appreciate it.
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Message 9
From: Daniel Dew
Date: Mon, 29 Jun 2009 21:04:18 GMT
Subject: [Baren 39177] Re: Fine line lino
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Lino if cut at a 90 degree (to the surface) will snap and break if cut
too thin.
So, i try to cut at more of a 45 degree angle, wider than what I
really need. Then I will go back and, at an even steeper angle, and
away until the line is almost invisible (sometimes actually invisible
to the naked eye).
Now, if you follow the rules (LOL) and "prep" the plate first (usually
by printing 4 or 5 throw aways, or A/P's), you should be able to get a
nice sharp line without using too much pressure.
Biggest problem I see with most printmakers using lino is: too much
ink and too much pressure.

Does that help?

Maybe someday I'll write up something using pictures and put it up on
a "donated" website.
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Message 10
From: "Dan Dew"
Date: Mon, 29 Jun 2009 22:43:52 GMT
Subject: [Baren 39178] Just a Thought
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I was laying in bed last night,wide awake and unable to sleep.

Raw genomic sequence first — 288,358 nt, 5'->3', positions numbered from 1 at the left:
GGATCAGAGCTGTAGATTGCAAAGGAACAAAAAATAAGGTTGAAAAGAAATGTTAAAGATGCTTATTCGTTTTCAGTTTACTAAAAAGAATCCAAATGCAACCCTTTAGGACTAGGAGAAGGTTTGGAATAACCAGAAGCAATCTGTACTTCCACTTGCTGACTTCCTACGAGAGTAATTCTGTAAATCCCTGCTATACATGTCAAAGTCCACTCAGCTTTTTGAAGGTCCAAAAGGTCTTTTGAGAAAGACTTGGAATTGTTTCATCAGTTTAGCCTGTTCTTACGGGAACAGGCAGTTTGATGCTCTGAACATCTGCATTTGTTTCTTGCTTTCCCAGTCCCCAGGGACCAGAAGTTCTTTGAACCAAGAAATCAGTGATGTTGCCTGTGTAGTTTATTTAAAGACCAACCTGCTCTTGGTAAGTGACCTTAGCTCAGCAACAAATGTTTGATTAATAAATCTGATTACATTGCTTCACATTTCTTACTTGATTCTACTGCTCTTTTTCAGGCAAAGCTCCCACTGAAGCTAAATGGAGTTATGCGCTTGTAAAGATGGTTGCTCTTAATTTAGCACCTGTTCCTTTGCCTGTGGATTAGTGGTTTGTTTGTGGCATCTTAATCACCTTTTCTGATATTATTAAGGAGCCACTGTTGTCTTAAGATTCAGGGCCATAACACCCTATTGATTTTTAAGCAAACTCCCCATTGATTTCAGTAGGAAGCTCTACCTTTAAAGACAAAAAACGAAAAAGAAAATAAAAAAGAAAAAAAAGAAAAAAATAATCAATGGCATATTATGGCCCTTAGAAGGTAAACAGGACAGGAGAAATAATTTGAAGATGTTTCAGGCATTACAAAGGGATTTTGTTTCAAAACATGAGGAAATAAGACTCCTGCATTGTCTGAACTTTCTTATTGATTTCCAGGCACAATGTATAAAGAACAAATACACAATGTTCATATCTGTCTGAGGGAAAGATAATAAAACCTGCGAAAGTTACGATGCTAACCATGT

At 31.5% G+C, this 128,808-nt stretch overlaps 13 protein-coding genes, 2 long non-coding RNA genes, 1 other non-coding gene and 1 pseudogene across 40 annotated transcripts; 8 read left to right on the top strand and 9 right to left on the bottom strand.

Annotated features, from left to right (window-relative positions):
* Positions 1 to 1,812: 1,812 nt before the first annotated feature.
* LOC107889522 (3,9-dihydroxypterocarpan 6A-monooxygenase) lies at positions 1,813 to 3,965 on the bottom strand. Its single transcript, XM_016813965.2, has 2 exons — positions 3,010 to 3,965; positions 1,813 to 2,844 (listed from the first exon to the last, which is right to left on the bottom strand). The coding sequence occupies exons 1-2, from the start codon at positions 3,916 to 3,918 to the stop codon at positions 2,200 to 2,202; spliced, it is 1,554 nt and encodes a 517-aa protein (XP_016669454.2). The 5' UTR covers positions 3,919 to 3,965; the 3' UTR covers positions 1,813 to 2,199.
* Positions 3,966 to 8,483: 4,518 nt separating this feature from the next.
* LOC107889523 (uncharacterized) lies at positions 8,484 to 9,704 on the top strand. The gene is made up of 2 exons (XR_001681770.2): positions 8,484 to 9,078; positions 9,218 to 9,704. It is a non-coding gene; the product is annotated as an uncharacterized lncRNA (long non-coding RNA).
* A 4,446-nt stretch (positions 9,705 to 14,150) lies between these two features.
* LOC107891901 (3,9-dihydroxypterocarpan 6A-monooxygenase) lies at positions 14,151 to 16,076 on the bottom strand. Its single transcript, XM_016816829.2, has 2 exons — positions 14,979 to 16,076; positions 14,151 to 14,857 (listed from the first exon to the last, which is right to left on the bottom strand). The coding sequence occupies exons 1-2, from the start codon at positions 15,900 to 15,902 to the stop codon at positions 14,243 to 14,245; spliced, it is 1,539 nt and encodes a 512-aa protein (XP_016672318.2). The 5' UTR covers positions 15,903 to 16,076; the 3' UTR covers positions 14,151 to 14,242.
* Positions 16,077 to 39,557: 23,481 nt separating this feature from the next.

The I had an idea!
Why not create a group for Baren on Facebook? We can communicate faster, post pictures and videos, etc... we can even individually "hide" people who we personally don't want to see posts from!
Then it dawned on me, communicating via emails is so analog.
Then I had to chuckle.
We are analog.
We carve wood and make prints from them.
How 1st century of us!
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Message 11
From: Barbara Mason
Date: Mon, 29 Jun 2009 23:09:09 GMT
Subject: [Baren 39179] Re: Fine line lino
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You are right about the pressure, if the paper is at all embossed you are using too much pressure if using a press, if printing by hand on thin paper it is hard not to emboss the paper as you have to get enough pressure to print well.
A/P is not what you mean, you mean T/P which stands for trial proof. A/P is exactly like the edition and is theoretically 5% of the amount printed and kept by the artist for personal sales.
My best
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Message 12
From: "Dan Dew"
Date: Mon, 29 Jun 2009 23:32:38 GMT
Subject: [Baren 39180] Re: Fine line lino
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I did not know, or in my old age quite forgot it. Thanks!